Results SSc patients in PRESS had a high prevalence of M2 (96%) and M1 (94%) macrophage and CD8 T cell (65%), CD4 T cell (60%) and B cell (69%) signatures. Immunohistochemical staining of immune cell markers correlated with the gene expression-based immune cell signatures. The prevalence of immune cell signatures in early diffuse SSc patients was higher than in patients with longer disease duration. In the multivariable model, adaptive immune cell signatures were significantly associated with shorter disease duration, while fibroblast and macrophage cell type signatures were associated with higher modified Rodnan Skin Score (mRSS). Immune cell signatures also correlated with skin thickness progression rate prior to biopsy, but did not predict subsequent mRSS progression.

Conclusions Skin in early diffuse SSc has prominent innate and adaptive immune cell signatures. As a prominently affected end organ, these signatures reflect the preceding rate of disease progression. These findings could have implications in understanding SSc pathogenesis and clinical trial design.

  • systemic Sclerosis
  • inflammation
  • autoimmunity
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Footnotes

  • Handling editor Josef S Smolen

  • Twitter @ShervinAssassi

  • Contributors SA, BS, DK, SV and TF designed the study. BS, DK, MEH, TF, VS, FH, JG, AAS, JB, AMSB, MW, SV, PB, NW, JC and SA were involved in acquisition of data. All authors were involved in analysis and interpretation of the data. All authors were involved in manuscript preparation and approved the final version of the manuscript.

  • Funding BS is supported by a grant from the Arthritis National Research Foundation. DK is supported by a Scleroderma Foundation SCORE grant and NIH/NIAMS K24 AR 063120. The PRESS Data Coordinating Center at University of Michigan was supported by NIH/NIAMS K24 AR063120 to DK. SA is supported by a Scleroderma Foundation SCORE grant, a DoD grant W81XWH-61-1-0296 and by NIH/NIAMS R01AR073284. MW is supported by a grant from the Scleroderma Foundation. This work was partly supported by the UT Houston Bioinformatics and High Performance Computing Service Center and CPRIT grant RP170668 (WJZ). WJZ is supported by NIH 1UL1 TR003167-01. JMF and MLW are supported by the Scleroderma Research Foundation, Dr Ralph and Marian Falk Medical Research Trust Catalyst and Transformational Award and NIH/NIAMS P50 AR060780-01. JMF is supported by NIH 5T32LM012204-03. EJB is supported by NIH/NIAMS K23 AR075112.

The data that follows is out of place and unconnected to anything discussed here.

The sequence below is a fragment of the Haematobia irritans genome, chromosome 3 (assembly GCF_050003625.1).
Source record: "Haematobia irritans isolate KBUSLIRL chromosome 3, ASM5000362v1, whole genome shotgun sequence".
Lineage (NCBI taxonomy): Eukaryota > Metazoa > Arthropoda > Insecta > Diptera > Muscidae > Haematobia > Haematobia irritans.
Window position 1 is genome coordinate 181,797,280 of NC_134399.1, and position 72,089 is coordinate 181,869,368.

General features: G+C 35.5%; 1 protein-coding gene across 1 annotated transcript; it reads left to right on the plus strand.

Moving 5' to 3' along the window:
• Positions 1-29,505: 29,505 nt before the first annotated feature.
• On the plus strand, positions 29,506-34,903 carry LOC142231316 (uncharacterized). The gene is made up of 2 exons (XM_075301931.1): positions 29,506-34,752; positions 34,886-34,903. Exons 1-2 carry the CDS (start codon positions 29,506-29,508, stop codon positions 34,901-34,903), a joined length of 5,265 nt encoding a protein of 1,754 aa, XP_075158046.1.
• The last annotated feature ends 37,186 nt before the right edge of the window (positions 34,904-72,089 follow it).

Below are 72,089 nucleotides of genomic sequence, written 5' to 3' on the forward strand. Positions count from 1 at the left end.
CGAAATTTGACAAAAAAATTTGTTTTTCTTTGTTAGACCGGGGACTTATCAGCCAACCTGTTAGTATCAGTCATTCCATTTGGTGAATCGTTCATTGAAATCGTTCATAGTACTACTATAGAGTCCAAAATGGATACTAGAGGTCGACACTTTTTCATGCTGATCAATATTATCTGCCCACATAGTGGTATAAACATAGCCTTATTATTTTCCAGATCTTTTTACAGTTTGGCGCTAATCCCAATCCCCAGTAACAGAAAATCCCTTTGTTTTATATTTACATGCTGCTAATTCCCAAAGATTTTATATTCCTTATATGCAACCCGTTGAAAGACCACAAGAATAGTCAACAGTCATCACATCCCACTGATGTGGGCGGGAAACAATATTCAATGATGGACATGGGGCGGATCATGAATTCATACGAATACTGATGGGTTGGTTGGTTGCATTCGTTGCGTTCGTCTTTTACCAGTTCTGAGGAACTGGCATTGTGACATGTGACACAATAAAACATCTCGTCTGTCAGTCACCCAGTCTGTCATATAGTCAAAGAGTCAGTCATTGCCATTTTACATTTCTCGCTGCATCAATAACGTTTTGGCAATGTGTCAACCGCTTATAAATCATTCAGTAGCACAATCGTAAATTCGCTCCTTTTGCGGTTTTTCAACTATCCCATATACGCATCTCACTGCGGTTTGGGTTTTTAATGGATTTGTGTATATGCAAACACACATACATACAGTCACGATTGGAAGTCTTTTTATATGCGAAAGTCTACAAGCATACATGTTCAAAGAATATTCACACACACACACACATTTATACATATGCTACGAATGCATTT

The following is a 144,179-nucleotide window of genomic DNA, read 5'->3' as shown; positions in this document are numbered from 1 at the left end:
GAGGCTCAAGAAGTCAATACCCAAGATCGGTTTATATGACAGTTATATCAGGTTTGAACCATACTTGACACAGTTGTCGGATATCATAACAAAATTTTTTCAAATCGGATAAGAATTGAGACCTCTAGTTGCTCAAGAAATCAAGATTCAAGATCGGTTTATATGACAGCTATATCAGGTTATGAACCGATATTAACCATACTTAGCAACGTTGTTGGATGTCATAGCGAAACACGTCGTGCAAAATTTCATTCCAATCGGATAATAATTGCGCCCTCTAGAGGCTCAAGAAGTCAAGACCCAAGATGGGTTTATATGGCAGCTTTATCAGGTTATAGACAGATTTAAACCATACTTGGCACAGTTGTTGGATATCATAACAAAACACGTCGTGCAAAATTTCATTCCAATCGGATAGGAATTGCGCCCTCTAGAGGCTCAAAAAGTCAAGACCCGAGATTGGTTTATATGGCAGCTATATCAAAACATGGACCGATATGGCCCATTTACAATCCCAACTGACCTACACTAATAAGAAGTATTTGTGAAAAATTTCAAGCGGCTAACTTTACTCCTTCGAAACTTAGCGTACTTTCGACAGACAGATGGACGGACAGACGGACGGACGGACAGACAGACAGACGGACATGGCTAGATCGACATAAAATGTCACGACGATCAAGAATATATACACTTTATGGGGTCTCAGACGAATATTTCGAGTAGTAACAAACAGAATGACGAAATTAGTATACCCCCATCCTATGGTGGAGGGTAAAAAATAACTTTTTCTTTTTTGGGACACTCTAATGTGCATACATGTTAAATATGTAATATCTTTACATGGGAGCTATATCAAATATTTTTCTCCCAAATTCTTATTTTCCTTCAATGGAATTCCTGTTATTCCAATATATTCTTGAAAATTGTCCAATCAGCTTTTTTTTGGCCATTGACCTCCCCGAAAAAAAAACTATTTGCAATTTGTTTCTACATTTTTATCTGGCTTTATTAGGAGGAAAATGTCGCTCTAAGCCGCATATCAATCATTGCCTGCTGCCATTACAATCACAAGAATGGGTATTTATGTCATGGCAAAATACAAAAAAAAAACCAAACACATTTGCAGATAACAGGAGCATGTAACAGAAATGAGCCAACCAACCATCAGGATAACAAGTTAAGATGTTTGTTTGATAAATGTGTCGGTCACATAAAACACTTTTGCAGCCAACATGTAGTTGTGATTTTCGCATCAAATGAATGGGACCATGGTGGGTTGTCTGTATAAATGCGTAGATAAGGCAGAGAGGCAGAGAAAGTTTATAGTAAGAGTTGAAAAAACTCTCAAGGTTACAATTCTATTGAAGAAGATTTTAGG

• Competing interests DK reports consultancy fees from Acceleron, Actelion, Bayer, Blade Therapeutics, BMS, Galapagos, Genentech/Roche, GSK, Mitsubishi Tanabi, Sanofi-A ventis/Genzyme, and UCB Pharma, and reports grants from Bayer, BMS, and Genentech/Roche outside the submitted work, and reports ownership interest in Eicos Sciences, Inc. WRS reports consulting fees from UT Health Science Center at Houston. JKG reports grants from Corbus Pharmaceuticals, Cumberland Pharmaceuticals and Eicos Pharmaceuticals outside the submitted work. AAS reports support from Sanofi outside the submitted work. MLW reports grants and personal fees from Celdara Medical, LLC and personal fees from Abbvie, Acceleron, BMS, Corbus Pharmaceuticals and Boehringer Ingelheim outside the submitted work. JLB reports grants from Hoffman La Roche and the Scleroderma Foundation outside the submitted work. SB and PB are employees of Boehringer Ingelheim. FVC reports personal fees from Boehringer Ingelheim outside the submitted work. EJB reports a grant from Pfizer and support from Bohringer Ingelheim, Corbus Pharmaceuticals and Eicos outside the submitted work. MDM reports personal fees from Medtelligence, Actelion Pharma, Astellas, Mitsubishi-Tanabe, and Boehringer Ingelheim and grants from Bayer, Reata, Sanofi, Corbus, Eicos and Boehringer Ingelheim outside the submitted work. SA reports personal fees from Boehringer Ingelheim and grants from Boehringer Ingelheim, Bayer and Momenta outside the submitted work.

  • Patient consent for publication Not required.

  • Provenance and peer review Not commissioned; externally peer reviewed.

  • Data availability statement RNA sequencing data are available at NCBI's Gene Expression Omnibus, accession GSE130955.